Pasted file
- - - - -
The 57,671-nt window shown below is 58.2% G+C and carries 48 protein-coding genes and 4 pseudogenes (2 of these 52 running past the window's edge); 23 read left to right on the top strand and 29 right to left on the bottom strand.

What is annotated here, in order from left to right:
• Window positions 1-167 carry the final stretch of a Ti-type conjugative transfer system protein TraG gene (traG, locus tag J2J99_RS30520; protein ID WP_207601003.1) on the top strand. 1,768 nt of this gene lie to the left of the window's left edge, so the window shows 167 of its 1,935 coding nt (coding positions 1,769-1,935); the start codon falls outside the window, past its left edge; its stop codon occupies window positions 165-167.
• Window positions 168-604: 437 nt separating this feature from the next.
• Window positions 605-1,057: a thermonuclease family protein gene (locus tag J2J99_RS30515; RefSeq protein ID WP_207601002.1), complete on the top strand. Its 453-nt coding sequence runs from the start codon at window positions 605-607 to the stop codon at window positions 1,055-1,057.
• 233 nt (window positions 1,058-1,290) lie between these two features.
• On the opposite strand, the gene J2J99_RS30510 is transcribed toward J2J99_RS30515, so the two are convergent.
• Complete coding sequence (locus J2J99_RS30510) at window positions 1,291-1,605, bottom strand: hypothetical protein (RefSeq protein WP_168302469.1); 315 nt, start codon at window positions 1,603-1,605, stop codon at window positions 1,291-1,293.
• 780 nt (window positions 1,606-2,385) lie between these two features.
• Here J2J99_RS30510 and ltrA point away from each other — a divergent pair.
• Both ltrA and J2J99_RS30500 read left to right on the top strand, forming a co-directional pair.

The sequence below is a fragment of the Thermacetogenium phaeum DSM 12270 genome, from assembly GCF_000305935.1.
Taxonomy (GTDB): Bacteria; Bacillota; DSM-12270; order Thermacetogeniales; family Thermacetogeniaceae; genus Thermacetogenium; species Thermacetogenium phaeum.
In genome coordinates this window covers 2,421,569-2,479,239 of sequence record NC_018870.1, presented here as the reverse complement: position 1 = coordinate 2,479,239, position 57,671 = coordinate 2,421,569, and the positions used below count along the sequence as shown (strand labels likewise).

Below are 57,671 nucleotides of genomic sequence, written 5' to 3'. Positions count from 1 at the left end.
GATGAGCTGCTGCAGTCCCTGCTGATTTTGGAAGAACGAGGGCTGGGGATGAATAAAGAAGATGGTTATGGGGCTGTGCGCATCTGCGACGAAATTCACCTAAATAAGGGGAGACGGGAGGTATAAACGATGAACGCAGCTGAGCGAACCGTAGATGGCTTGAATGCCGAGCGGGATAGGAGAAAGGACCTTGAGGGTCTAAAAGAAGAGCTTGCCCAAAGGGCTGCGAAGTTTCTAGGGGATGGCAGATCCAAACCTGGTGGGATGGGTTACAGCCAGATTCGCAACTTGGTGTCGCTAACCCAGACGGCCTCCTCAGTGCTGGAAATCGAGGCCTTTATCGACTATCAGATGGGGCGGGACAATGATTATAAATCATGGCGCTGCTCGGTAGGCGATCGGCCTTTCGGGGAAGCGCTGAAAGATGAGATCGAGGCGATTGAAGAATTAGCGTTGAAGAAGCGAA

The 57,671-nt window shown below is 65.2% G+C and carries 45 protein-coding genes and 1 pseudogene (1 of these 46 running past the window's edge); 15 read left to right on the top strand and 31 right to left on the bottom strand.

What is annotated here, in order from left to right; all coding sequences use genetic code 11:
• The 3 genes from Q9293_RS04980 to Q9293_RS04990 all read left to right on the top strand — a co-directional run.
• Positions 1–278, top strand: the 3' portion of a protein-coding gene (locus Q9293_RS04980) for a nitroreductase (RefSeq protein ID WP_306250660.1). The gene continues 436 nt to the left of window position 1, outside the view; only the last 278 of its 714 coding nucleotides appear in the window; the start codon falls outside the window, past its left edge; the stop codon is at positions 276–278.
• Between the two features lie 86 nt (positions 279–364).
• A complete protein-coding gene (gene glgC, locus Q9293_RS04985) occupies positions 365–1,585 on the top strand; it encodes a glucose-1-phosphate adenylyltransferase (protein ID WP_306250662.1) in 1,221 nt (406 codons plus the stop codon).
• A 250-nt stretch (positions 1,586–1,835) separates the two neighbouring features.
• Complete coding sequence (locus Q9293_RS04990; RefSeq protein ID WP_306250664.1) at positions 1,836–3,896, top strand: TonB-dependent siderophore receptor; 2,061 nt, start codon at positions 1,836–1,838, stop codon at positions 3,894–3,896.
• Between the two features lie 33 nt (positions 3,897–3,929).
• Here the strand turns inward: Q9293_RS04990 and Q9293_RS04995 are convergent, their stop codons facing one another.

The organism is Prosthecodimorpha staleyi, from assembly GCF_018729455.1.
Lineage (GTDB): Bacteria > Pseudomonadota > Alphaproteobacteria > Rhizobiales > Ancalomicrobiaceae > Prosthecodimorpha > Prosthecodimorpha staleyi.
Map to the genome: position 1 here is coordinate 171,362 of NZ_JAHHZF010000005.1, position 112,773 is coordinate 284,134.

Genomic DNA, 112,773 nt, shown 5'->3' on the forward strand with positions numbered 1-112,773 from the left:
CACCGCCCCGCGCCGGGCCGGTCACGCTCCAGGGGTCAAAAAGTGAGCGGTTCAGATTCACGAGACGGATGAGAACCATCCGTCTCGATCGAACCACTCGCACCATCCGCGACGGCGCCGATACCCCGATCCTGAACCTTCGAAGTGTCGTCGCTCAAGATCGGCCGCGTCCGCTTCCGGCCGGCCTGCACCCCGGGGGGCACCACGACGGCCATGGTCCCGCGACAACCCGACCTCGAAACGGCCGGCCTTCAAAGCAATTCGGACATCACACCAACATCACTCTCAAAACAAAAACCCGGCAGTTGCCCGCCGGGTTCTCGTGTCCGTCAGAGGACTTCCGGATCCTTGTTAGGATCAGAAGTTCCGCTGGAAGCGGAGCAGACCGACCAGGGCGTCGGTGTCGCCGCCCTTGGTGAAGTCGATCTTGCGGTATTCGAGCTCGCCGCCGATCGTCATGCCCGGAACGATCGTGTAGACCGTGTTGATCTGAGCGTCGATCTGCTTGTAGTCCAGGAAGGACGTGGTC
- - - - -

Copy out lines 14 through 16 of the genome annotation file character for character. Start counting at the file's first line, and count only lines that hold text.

In genome coordinates this window covers 2,421,569-2,479,239 of sequence record NC_018870.1, presented here as the reverse complement: position 1 = coordinate 2,479,239, position 57,671 = coordinate 2,421,569, and the positions used below count along the sequence as shown (strand labels likewise).

Below are 57,671 nucleotides of genomic sequence, written 5' to 3'. Positions count from 1 at the left end.
GATGAGCTGCTGCAGTCCCTGCTGATTTTGGAAGAACGAGGGCTGGGGATGAATAAAGAAGATGGTTATGGGGCTGTGCGCATCTGCGACGAAATTCACCTAAATAAGGGGAGACGGGAGGTATAAACGATGAACGCAGCTGAGCGAACCGTAGATGGCTTGAATGCCGAGCGGGATAGGAGAAAGGACCTTGAGGGTCTAAAAGAAGAGCTTGCCCAAAGGGCTGCGAAGTTTCTAGGGGATGGCAGATCCAAACCTGGTGGGATGGGTTACAGCCAGATTCGCAACTTGGTGTCGCTAACCCAGACGGCCTCCTCAGTGCTGGAAATCGAGGCCTTTATCGACTATCAGATGGGGCGGGACAATGATTATAAATCATGGCGCTGCTCGGTAGGCGATCGGCCTTTCGGGGAAGCGCTGAAAGATGAGATCGAGGCGATTGAAGAATTAGCGTTGAAGAAGCGAA